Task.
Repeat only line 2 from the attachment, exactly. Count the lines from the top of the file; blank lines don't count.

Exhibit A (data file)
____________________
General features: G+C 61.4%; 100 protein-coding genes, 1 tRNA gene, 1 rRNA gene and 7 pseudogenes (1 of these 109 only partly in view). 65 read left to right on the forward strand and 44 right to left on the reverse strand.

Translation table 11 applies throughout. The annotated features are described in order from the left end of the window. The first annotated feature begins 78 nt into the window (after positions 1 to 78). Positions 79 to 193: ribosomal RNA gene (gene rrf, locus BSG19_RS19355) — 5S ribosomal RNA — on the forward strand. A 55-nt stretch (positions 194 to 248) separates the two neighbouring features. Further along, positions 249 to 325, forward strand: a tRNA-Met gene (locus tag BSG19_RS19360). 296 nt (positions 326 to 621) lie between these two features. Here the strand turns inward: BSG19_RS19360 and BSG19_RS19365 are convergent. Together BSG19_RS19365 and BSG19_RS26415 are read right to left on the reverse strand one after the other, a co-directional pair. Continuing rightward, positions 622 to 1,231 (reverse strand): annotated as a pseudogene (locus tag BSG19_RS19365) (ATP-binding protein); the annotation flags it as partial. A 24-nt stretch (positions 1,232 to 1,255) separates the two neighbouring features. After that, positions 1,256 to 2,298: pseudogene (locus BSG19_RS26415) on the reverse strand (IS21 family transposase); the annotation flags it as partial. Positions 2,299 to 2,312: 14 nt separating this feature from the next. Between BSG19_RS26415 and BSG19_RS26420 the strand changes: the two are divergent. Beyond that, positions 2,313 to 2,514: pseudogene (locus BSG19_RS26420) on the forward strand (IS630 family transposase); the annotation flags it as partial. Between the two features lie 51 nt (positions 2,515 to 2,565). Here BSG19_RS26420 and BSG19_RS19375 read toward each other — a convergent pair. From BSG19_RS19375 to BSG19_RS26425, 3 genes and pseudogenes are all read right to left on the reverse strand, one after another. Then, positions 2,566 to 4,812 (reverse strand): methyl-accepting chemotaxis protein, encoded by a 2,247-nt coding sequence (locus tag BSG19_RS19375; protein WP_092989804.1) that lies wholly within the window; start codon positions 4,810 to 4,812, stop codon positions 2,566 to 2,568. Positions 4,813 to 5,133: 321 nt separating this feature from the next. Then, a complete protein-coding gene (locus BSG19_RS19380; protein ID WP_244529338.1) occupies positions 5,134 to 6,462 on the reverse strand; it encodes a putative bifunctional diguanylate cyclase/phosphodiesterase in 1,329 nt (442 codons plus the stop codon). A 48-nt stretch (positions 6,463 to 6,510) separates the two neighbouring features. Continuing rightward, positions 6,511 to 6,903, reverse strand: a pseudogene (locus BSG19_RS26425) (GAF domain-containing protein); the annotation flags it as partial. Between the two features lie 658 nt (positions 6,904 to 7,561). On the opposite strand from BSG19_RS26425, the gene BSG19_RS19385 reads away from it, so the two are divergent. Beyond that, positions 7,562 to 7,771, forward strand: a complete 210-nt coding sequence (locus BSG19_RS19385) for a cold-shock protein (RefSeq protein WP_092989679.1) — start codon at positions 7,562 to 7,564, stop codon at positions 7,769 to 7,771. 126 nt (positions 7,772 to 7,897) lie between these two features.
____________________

Translation table 11 applies throughout. The annotated features are described in order from the left end of the window. The first annotated feature begins 78 nt into the window (after positions 1 to 78). Positions 79 to 193: ribosomal RNA gene (gene rrf, locus BSG19_RS19355) — 5S ribosomal RNA — on the forward strand. A 55-nt stretch (positions 194 to 248) separates the two neighbouring features. Further along, positions 249 to 325, forward strand: a tRNA-Met gene (locus tag BSG19_RS19360). 296 nt (positions 326 to 621) lie between these two features. Here the strand turns inward: BSG19_RS19360 and BSG19_RS19365 are convergent. Together BSG19_RS19365 and BSG19_RS26415 are read right to left on the reverse strand one after the other, a co-directional pair. Continuing rightward, positions 622 to 1,231 (reverse strand): annotated as a pseudogene (locus tag BSG19_RS19365) (ATP-binding protein); the annotation flags it as partial. A 24-nt stretch (positions 1,232 to 1,255) separates the two neighbouring features. After that, positions 1,256 to 2,298: pseudogene (locus BSG19_RS26415) on the reverse strand (IS21 family transposase); the annotation flags it as partial. Positions 2,299 to 2,312: 14 nt separating this feature from the next. Between BSG19_RS26415 and BSG19_RS26420 the strand changes: the two are divergent. Beyond that, positions 2,313 to 2,514: pseudogene (locus BSG19_RS26420) on the forward strand (IS630 family transposase); the annotation flags it as partial. Between the two features lie 51 nt (positions 2,515 to 2,565). Here BSG19_RS26420 and BSG19_RS19375 read toward each other — a convergent pair. From BSG19_RS19375 to BSG19_RS26425, 3 genes and pseudogenes are all read right to left on the reverse strand, one after another. Then, positions 2,566 to 4,812 (reverse strand): methyl-accepting chemotaxis protein, encoded by a 2,247-nt coding sequence (locus tag BSG19_RS19375; protein WP_092989804.1) that lies wholly within the window; start codon positions 4,810 to 4,812, stop codon positions 2,566 to 2,568. Positions 4,813 to 5,133: 321 nt separating this feature from the next. Then, a complete protein-coding gene (locus BSG19_RS19380; protein ID WP_244529338.1) occupies positions 5,134 to 6,462 on the reverse strand; it encodes a putative bifunctional diguanylate cyclase/phosphodiesterase in 1,329 nt (442 codons plus the stop codon). A 48-nt stretch (positions 6,463 to 6,510) separates the two neighbouring features. Continuing rightward, positions 6,511 to 6,903, reverse strand: a pseudogene (locus BSG19_RS26425) (GAF domain-containing protein); the annotation flags it as partial. Between the two features lie 658 nt (positions 6,904 to 7,561). On the opposite strand from BSG19_RS26425, the gene BSG19_RS19385 reads away from it, so the two are divergent. Beyond that, positions 7,562 to 7,771, forward strand: a complete 210-nt coding sequence (locus BSG19_RS19385) for a cold-shock protein (RefSeq protein WP_092989679.1) — start codon at positions 7,562 to 7,564, stop codon at positions 7,769 to 7,771. 126 nt (positions 7,772 to 7,897) lie between these two features.